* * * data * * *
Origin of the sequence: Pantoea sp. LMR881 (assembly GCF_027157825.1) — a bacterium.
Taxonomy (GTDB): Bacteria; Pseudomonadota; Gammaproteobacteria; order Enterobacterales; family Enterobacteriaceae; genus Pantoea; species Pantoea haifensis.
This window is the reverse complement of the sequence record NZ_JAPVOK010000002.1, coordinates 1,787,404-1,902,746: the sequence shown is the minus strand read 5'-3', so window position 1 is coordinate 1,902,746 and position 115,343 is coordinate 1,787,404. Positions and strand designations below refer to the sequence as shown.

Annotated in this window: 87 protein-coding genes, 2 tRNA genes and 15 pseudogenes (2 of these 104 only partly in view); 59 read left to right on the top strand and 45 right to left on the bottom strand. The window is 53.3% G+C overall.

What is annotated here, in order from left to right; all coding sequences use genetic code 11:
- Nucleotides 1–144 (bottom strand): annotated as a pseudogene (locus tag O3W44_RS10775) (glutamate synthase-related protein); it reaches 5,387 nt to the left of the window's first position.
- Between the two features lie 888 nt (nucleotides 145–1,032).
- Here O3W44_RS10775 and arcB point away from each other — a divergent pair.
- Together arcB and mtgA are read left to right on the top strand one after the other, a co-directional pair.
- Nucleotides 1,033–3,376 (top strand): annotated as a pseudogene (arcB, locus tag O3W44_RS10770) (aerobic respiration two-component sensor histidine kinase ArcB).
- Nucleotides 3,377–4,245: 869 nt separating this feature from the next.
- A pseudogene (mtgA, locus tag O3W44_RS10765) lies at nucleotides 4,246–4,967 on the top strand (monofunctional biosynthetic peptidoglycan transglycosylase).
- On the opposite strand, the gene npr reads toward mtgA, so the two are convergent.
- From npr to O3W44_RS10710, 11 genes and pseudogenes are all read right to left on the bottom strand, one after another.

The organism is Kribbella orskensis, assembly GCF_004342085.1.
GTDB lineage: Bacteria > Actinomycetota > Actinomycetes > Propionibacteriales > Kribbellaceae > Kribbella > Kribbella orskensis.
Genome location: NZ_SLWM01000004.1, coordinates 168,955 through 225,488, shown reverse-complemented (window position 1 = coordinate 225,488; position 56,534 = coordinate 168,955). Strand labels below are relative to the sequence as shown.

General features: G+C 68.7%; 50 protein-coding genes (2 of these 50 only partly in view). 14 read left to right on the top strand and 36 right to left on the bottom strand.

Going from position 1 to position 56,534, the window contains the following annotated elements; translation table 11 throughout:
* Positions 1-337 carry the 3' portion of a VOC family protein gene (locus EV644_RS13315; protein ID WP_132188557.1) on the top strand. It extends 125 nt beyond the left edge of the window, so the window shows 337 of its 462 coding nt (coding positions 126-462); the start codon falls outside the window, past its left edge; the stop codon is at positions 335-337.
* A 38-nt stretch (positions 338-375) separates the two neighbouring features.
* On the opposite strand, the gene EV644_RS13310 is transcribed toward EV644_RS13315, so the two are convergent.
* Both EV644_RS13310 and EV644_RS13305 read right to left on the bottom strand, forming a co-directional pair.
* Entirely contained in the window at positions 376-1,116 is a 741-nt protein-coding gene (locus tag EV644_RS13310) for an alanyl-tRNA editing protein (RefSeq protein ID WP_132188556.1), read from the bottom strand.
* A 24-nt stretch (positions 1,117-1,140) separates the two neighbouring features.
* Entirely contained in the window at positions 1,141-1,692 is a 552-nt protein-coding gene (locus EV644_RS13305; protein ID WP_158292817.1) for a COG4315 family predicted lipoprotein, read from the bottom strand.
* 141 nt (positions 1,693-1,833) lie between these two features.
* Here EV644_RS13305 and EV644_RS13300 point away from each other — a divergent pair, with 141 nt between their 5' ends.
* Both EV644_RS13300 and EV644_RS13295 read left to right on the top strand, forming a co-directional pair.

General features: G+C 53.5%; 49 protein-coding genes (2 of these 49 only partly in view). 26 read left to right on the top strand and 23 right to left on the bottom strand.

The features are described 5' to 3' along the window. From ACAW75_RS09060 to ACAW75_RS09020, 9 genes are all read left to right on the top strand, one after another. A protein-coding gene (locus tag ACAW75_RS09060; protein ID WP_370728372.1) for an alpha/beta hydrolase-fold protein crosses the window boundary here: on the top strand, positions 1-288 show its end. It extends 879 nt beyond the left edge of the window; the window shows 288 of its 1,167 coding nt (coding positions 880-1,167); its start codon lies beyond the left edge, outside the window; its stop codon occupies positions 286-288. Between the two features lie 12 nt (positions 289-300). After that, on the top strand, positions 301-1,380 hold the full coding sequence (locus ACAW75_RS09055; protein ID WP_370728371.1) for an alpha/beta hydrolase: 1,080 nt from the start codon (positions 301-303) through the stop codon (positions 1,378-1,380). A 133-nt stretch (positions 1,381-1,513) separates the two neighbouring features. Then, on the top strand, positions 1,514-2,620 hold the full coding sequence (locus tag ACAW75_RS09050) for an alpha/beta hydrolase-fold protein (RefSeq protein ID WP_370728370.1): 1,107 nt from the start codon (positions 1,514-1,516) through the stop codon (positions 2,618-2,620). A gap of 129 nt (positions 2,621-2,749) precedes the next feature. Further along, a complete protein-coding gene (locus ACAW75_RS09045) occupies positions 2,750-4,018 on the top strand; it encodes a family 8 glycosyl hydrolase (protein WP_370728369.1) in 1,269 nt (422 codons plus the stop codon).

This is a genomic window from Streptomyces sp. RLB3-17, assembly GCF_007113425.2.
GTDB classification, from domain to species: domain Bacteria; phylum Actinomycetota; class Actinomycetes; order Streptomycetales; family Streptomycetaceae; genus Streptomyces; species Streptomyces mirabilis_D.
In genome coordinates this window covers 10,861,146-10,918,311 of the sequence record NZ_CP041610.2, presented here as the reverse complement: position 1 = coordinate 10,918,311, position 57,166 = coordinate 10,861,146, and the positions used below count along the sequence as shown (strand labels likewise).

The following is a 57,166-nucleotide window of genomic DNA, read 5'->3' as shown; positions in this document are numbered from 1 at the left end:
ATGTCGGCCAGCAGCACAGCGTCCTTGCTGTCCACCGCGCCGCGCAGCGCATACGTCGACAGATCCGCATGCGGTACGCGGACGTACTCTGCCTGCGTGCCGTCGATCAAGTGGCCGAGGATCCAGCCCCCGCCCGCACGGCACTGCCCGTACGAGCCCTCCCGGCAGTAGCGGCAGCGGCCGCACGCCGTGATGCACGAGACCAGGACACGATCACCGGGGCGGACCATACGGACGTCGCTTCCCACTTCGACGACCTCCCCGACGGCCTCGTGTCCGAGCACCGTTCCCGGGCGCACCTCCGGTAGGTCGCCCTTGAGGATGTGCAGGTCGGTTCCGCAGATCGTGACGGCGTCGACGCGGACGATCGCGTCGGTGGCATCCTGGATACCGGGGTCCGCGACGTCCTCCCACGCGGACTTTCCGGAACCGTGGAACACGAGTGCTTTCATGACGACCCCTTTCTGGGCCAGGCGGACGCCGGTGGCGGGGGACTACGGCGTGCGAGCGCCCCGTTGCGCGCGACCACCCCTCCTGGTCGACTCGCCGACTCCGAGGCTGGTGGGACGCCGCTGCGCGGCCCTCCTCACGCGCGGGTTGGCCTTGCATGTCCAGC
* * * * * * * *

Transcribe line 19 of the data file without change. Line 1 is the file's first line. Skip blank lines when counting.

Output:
Going from position 1 to position 56,534, the window contains the following annotated elements; translation table 11 throughout: